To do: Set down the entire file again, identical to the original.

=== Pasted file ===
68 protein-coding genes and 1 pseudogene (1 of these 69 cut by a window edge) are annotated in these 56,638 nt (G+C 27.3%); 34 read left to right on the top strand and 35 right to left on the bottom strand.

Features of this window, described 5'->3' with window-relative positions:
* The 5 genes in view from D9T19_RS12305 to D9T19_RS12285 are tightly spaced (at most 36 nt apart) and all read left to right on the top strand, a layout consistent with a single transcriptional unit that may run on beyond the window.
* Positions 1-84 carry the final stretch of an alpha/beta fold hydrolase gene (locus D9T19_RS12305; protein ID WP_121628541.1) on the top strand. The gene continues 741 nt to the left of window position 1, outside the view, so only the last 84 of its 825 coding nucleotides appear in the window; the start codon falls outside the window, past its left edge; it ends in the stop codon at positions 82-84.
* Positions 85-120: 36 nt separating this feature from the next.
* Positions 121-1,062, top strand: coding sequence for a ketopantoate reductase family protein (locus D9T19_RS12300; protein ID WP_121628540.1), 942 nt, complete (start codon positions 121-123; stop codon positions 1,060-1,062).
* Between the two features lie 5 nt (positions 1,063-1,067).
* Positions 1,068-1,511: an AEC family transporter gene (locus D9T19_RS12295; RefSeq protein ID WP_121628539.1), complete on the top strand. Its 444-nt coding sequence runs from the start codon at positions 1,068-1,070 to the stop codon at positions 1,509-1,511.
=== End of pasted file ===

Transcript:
68 protein-coding genes and 1 pseudogene (1 of these 69 cut by a window edge) are annotated in these 56,638 nt (G+C 27.3%); 34 read left to right on the top strand and 35 right to left on the bottom strand.

Features of this window, described 5'->3' with window-relative positions:
* The 5 genes in view from D9T19_RS12305 to D9T19_RS12285 are tightly spaced (at most 36 nt apart) and all read left to right on the top strand, a layout consistent with a single transcriptional unit that may run on beyond the window.
* Positions 1-84 carry the final stretch of an alpha/beta fold hydrolase gene (locus D9T19_RS12305; protein ID WP_121628541.1) on the top strand. The gene continues 741 nt to the left of window position 1, outside the view, so only the last 84 of its 825 coding nucleotides appear in the window; the start codon falls outside the window, past its left edge; it ends in the stop codon at positions 82-84.
* Positions 85-120: 36 nt separating this feature from the next.
* Positions 121-1,062, top strand: coding sequence for a ketopantoate reductase family protein (locus D9T19_RS12300; protein ID WP_121628540.1), 942 nt, complete (start codon positions 121-123; stop codon positions 1,060-1,062).
* Between the two features lie 5 nt (positions 1,063-1,067).
* Positions 1,068-1,511: an AEC family transporter gene (locus D9T19_RS12295; RefSeq protein ID WP_121628539.1), complete on the top strand. Its 444-nt coding sequence runs from the start codon at positions 1,068-1,070 to the stop codon at positions 1,509-1,511.